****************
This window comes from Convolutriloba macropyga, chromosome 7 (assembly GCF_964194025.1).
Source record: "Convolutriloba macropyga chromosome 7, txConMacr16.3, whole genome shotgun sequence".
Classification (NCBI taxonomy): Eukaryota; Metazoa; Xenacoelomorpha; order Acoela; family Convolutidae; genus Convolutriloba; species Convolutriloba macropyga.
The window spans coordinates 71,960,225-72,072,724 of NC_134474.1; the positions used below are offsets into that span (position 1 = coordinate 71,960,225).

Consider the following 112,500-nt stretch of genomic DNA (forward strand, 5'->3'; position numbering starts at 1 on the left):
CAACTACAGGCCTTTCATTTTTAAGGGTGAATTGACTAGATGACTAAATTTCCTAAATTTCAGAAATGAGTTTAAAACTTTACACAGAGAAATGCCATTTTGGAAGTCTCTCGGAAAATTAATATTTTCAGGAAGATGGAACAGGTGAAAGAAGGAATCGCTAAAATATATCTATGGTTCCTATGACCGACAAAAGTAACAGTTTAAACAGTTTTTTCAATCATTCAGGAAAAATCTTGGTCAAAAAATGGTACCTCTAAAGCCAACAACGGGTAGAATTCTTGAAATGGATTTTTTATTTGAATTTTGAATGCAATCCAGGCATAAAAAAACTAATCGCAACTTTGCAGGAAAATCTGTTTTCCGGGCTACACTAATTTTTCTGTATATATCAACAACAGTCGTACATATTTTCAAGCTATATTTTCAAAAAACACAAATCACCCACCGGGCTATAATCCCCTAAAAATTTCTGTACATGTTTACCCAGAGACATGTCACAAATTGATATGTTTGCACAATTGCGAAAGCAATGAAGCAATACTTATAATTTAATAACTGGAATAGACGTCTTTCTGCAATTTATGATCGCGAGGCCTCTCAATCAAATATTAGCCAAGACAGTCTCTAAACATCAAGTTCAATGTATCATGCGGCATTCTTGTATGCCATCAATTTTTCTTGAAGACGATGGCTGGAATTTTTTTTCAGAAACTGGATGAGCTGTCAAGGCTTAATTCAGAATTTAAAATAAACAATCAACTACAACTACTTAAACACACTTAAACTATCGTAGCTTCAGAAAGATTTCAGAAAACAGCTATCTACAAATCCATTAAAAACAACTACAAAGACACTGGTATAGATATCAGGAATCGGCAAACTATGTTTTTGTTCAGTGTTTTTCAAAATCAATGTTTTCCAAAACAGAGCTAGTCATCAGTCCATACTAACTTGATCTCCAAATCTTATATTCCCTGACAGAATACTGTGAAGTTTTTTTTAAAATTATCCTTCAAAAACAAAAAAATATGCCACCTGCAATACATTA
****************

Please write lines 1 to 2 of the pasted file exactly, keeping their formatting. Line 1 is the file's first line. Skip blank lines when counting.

This window comes from Convolutriloba macropyga, chromosome 7 (assembly GCF_964194025.1).
Source record: "Convolutriloba macropyga chromosome 7, txConMacr16.3, whole genome shotgun sequence".